A285494

The On-Line Encyclopedia of Integer Sequences gets regularly updated with new integer sequences. One of the recent updates was contributed by me, A285494.

A285494 is the list of all numbers k so that its digit sum equals its number of distinct prime factors.
A number’s digit sum is the sum of all of its decimal digits. The number 62831853, for example, has a digit sum of 6+2+8+3+1+8+5+3 = 36.
A number’s number of distinct prime factors is the number of different prime numbers that multiply together to result in the original number. As an example, 62831853 = 3^2 \cdot 7 \cdot 127 \cdot 7853, so it has five prime factors of which four are distinct.
Thereby one can conclude that 62831853 is not an entry in this sequence, as 36 \neq 4.

The sequence is certainly infinite, as the number k = 2 \cdot 10^n with n \in \mathbb{N}^* has a digit sum of 2 + (0 \cdot n) = 2 and — because k = 2^{n+1} \cdot 5^n — exactly two distinct prime factors.

In the encyclopedia entry, I provided a Mathematica one-liner to compute the first few entries of this sequence. Since then, I have also written a Python two-liner to achieve the same goal.


(* Mathematica *)
Select[Range[2,10000],Total[IntegerDigits[#]]==Length[FactorInteger[#]]&]
Out = {20, 30, 102, 120, 200, 300, 1002, 1200, 2000, 2001, 2002, 3000, 3010}
# Python 2.7
>>> def p(n):exec"i,f=2,set()\nwhile n>1:\n\tif n%i==0:f.add(i);n/=i;i=1\n\ti+=1";return len(f)
>>> print filter(lambda n:p(n)==sum(map(int,str(n))),range(2,10001))
[20, 30, 102, 120, 200, 300, 1002, 1200, 2000, 2001, 2002, 3000, 3010]

JClock VIII

Interpreting the hour hand on a clock as a two-dimensional object on a plane, the hand’s tip can be seen as a complex number.
This clock converts the hour hand’s position into a complex number, sets the number’s length to the current minutes and displays it in the form a + b \cdot i.
The angle \phi is determined by the hours passed (\frac{2 \cdot \pi \cdot \text{hour}}{12} = \frac{\pi \cdot \text{hour}}{6}) but has to be slightly modified because a complex number starts at the horizontal axis and turns anti-clockwise whilst an hour hand starts at the vertical axis and turns — as the name implies — clockwise.
Thus \phi = (2 \cdot \pi - \frac{\pi \cdot \text{hour}}{6}) + \frac{\pi}{2} = (\frac{15 - \text{hour}}{6}) \cdot \pi.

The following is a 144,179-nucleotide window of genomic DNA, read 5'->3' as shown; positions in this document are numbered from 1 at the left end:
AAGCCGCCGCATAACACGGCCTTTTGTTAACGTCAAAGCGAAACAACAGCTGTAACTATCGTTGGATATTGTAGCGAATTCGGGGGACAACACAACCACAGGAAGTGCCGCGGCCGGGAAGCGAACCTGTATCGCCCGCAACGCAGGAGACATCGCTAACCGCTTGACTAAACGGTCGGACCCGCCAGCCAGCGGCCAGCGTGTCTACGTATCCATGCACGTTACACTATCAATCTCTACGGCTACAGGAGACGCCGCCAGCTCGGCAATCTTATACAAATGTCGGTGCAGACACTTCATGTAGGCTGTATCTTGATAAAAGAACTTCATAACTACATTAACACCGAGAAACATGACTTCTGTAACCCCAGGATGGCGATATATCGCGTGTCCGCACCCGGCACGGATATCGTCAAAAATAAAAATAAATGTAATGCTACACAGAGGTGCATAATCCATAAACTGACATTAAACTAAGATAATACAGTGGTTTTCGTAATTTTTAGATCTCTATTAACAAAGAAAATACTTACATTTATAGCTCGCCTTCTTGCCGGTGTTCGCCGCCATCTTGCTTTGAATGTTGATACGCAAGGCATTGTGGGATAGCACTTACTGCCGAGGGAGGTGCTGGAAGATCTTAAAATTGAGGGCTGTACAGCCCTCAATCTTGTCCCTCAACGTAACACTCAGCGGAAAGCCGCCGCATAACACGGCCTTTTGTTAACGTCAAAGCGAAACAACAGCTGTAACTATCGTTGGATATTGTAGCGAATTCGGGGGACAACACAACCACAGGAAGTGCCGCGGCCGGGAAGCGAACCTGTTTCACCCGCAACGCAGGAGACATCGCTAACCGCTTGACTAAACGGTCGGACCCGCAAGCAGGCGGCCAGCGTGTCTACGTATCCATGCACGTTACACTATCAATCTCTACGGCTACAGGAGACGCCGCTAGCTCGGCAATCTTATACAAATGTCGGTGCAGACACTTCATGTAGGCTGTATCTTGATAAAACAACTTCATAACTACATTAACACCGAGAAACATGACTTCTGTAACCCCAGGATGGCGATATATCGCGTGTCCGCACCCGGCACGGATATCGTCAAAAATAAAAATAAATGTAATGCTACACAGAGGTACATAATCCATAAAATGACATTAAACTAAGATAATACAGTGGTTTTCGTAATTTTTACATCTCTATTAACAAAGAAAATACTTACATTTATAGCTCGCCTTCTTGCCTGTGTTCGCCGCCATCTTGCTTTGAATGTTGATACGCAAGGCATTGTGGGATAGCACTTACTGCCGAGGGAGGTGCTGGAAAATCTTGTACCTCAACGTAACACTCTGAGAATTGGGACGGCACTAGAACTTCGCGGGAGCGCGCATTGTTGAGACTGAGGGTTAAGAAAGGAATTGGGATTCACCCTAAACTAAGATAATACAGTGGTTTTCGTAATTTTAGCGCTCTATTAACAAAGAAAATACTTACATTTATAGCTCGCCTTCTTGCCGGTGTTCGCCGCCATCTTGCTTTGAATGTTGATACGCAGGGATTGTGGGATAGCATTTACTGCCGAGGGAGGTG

The complex number’s length is simply determined by the minutes passed. Because the length must not be equal to 0, I simply add 1. |z| = k = \text{minute} + 1.
Lastly, to convert a complex number in the form k \cdot e^{\phi \cdot i} into the form a + b \cdot i, I use the formula k \cdot (\cos{\phi} + \sin{\phi} \cdot i) = a + b \cdot i.

17:04


# Python 2.7.7 Code
# Pygame 1.9.1 (for Python 2.7.7)
# Jonathan Frech 29th of July, 2016

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Triangular Squares

In a recent video Matt Parker showed a triangular number that also is a square number, 6, and asked if there were more.

A triangular number has the form \frac{n^2+n}{2} — shown by Euler — and a square number has the form m^2.
Triangular squares are those numbers for which \frac{n^2+n}{2} = m^2 with n,m \in \mathbb{N}.
Examples are \{0, 1, 6, 35, 204, 1189, 6930, \dots\} (sequence A001109 in OEIS).

To check if triangular numbers are square numbers is easy (code listed below), but a mathematical function would be nicer.
The first thing I tried was to define the triangular number’s square root as a whole number, \sqrt{\frac{n^2+n}{2}} = \lfloor \sqrt{\frac{n^2+n}{2}} \rfloor. This function does not return the square numbers that are triangular but the triangular numbers that are square.
The resulting sequence is \{0, 1, 8, 49, 288, 1681, 9800, \dots\} (sequence A001108 in OEIS).


# Python 2.7.7 Code
# Jonathan Frech 13th of July, 2016
#         edited 15th of July, 2016

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Circle Walk II

Continuing the idea from ‘Circle Walk’, I created ‘Circle Walk II’. In this program the entities get – based on their spawn time – a number (just to see the exact spawn time). As they spawn, they get put in a list. From this list their position around the center is calculated (in a similar way as in ‘Polygons’). Their distance to the center equals five times the number of entities (\text{distance to the center} = 5 \cdot \text{number of entities}), but cannot reach outside the screen. Their color is calculated based on their angle.

Usage

  • ‘Space’ to toggle if text is shown

The First ExampleThe Second ExampleThe Third Example


# Python 2.7.7 Code
# Pygame 1.9.1 (for Python 2.7.7)
# Jonathan Frech 15th of March, 2015
#         edited 30th of March, 2015
#     version II 1st  of April, 2015

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